A study of the UK’s largest long-term care facility, led by experts at the University of Nottingham, found that a collaborative approach to fall prevention in long-term care facilities was effective in significantly reducing the number of falls for residents. rice field.
The Care Home Fall Study (FinCH), led by Professor Pip Logan and experts at the School of Medicine’s Rehabilitation and Healthcare Research Center, has tested a new approach called the “Action Guide to Prevent Care Home Falls.” The (GtACH) program was designed by a joint group that includes: Care home staff, And family.
Research published today BMJWas conducted at 84 long-term care facilities in 11 different regions of England and was attended by more than 1,600 residents over a three-year period.
The team found that the GtACH program reduced fall rates by more than 43% compared to non-intervened residents. There was no negative impact on resident mobility or independence. Most importantly, treatments are cost-effective and well within the cost thresholds set by the National Health Service Assessment Organization for NHS-funded treatments.
Waterfalls are very common senior citizen Living in a long-term care facility is associated with a high risk of injury, hospitalization and significant costs to the health care system. Although fall prevention interventions have been shown to be effective in other situations, previous systematic reviews have suggested that the interests of care home residents are uncertain.
Nottingham experts work with care home staff and residents to develop a GtACH program, a 33-point checklist that includes a list of 33 related actions that care home staff can use to reduce the risk of falls. I devised a series of guidelines in the form of. residents.
The program includes one hour of training by waterfall experts for all care home staff (including gardeners, caretakers, cooks, cleaners and managers) in small groups. A manual summarizing the GtACH program is left at home after training and includes resources such as fall accident charts (to detect patterns) and dosing fall risk charts. Upon completion of training, staff are expected to use the GtACH risk assessment and guide the behavior checklist with all residents.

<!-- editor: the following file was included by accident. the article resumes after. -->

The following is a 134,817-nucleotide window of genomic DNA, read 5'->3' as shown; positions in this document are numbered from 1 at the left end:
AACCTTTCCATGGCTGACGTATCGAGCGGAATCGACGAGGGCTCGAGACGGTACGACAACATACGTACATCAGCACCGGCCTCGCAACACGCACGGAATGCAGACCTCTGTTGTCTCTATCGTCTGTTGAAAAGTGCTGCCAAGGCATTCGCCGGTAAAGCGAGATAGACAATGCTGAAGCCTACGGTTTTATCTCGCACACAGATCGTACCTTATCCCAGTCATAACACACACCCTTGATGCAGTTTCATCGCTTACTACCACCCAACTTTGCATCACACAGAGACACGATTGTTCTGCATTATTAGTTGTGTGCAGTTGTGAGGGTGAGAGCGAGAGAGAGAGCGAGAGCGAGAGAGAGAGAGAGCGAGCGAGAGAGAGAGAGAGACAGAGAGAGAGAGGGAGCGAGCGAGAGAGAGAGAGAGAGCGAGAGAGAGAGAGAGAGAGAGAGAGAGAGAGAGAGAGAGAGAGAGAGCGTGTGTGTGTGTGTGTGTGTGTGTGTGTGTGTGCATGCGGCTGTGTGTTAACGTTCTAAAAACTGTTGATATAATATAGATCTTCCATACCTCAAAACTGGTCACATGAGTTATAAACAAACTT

For example, the rating may emphasize the following: Resident It is dehydration and the recommended behavior is to increase fluid. With manuals and training, care home staff can do this by taking actions such as introducing smoothies, serving fruit juices, serving the right dishes, making soups, and making coffee time events. Overall, training and resources improve both awareness and knowledge of fall management.
Professor Pip Logan of the University’s Center for Rehabilitation and Aging Research was one of the lead authors of this study. She states: “The fall prevention program greatly reduces the chances of falls for people living in long-term care facilities and is cost-effective. This study is the largest long-term care facility study completed in the UK, and the team includes scholars, Includes long-term care facility residents, families, care home staff, Social care And NHS employees, a truly interdisciplinary British trial.
“By preventing falls, the FinCH program can improve quality of life and save lives, while saving money for NHS and social care providers and reinvesting in quality care for the elderly. increase.”
Victoria Rayner, CEO of the National Care Forum, said: To prioritize activities and independence. This was not a better time, as it coincided with the publication of the government’s white paper on Social Care Reform for Adults, “People at the Center of Care.” And this study ensures that care providers have immediate access to support this goal, using the resources generated through research conducted in collaboration with care home managers. ”
According to a new study, falls in long-term care facilities can be significantly reduced by intervention. BMJ (2021). DOI: 10.1136 / bmj-2021-066991
University of Nottingham
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